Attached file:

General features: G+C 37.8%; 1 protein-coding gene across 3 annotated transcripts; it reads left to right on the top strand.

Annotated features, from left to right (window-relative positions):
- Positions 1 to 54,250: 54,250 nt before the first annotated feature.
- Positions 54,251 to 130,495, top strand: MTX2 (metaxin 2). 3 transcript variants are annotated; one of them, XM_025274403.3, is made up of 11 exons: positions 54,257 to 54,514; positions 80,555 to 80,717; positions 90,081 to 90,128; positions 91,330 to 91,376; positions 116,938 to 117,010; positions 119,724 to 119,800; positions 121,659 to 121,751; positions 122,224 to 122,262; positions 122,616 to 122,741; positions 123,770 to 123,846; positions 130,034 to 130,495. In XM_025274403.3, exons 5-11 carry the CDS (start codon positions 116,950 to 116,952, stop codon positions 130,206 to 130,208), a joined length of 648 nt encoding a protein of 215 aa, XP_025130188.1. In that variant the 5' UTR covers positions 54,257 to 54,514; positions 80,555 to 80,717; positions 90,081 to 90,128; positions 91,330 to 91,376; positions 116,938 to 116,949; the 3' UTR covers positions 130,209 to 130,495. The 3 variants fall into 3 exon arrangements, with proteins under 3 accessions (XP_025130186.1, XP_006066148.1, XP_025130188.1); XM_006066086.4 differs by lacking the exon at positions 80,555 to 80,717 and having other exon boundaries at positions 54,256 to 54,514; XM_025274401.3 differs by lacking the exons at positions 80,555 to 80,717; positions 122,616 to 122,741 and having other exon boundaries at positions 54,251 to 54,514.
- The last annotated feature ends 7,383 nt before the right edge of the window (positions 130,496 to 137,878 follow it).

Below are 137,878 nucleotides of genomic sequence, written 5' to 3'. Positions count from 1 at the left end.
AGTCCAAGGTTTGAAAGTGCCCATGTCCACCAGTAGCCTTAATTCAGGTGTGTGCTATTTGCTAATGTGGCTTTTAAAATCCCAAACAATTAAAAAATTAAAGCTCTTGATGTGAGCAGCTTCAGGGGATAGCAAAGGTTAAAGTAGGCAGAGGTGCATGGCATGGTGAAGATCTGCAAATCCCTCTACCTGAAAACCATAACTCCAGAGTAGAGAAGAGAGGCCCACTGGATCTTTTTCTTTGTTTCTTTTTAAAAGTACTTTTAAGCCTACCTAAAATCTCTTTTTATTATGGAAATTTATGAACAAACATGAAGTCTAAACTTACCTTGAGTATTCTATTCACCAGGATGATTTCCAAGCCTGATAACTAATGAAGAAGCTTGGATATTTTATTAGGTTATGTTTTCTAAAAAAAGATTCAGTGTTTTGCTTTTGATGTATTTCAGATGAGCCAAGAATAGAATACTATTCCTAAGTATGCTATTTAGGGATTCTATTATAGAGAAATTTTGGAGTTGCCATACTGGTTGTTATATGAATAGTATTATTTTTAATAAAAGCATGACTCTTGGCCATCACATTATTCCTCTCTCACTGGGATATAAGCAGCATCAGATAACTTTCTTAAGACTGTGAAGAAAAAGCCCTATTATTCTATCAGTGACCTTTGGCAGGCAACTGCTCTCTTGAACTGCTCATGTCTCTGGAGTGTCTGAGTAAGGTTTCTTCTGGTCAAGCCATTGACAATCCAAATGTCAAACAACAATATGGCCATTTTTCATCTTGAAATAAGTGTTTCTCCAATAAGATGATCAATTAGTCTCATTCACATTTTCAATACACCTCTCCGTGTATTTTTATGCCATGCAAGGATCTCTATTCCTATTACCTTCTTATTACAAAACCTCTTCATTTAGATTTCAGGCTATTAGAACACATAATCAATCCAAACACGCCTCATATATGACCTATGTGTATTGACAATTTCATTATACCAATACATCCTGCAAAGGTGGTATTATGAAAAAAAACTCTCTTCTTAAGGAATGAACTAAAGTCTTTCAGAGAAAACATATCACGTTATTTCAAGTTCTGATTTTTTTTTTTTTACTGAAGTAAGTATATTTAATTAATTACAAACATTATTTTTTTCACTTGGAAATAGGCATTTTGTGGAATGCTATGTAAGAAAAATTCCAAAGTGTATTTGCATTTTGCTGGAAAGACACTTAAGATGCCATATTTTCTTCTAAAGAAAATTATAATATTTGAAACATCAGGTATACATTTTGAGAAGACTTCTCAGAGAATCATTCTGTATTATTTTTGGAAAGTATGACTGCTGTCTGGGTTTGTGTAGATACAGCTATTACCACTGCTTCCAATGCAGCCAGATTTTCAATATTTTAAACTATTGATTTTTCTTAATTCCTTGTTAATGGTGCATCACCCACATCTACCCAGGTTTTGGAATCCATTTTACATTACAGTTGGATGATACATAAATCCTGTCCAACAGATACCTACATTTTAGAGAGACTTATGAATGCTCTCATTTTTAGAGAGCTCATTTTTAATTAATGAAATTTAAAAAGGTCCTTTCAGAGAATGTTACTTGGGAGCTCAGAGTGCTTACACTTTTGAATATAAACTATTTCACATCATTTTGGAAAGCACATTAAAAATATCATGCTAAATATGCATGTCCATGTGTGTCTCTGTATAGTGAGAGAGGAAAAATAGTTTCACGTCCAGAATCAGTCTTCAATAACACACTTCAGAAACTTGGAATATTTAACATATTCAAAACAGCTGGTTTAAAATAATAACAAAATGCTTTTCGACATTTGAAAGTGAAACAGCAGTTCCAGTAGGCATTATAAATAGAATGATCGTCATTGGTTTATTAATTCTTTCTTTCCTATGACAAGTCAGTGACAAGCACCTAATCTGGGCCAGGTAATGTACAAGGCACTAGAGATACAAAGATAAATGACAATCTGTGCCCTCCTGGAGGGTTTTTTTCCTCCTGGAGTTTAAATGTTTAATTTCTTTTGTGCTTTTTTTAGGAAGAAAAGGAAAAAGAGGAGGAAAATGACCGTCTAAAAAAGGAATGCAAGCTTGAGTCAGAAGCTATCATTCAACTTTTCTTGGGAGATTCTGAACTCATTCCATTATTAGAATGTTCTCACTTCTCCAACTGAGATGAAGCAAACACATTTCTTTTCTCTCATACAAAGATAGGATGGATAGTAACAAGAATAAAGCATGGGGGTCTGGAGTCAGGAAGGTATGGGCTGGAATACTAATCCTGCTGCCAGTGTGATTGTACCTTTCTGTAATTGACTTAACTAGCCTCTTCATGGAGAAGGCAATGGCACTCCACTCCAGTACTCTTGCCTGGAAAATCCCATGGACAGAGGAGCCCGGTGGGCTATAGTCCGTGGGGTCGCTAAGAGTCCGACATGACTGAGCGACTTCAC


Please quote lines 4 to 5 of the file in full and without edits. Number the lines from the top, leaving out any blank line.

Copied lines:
- Positions 54,251 to 130,495, top strand: MTX2 (metaxin 2). 3 transcript variants are annotated; one of them, XM_025274403.3, is made up of 11 exons: positions 54,257 to 54,514; positions 80,555 to 80,717; positions 90,081 to 90,128; positions 91,330 to 91,376; positions 116,938 to 117,010; positions 119,724 to 119,800; positions 121,659 to 121,751; positions 122,224 to 122,262; positions 122,616 to 122,741; positions 123,770 to 123,846; positions 130,034 to 130,495. In XM_025274403.3, exons 5-11 carry the CDS (start codon positions 116,950 to 116,952, stop codon positions 130,206 to 130,208), a joined length of 648 nt encoding a protein of 215 aa, XP_025130188.1. In that variant the 5' UTR covers positions 54,257 to 54,514; positions 80,555 to 80,717; positions 90,081 to 90,128; positions 91,330 to 91,376; positions 116,938 to 116,949; the 3' UTR covers positions 130,209 to 130,495. The 3 variants fall into 3 exon arrangements, with proteins under 3 accessions (XP_025130186.1, XP_006066148.1, XP_025130188.1); XM_006066086.4 differs by lacking the exon at positions 80,555 to 80,717 and having other exon boundaries at positions 54,256 to 54,514; XM_025274401.3 differs by lacking the exons at positions 80,555 to 80,717; positions 122,616 to 122,741 and having other exon boundaries at positions 54,251 to 54,514.
- The last annotated feature ends 7,383 nt before the right edge of the window (positions 130,496 to 137,878 follow it).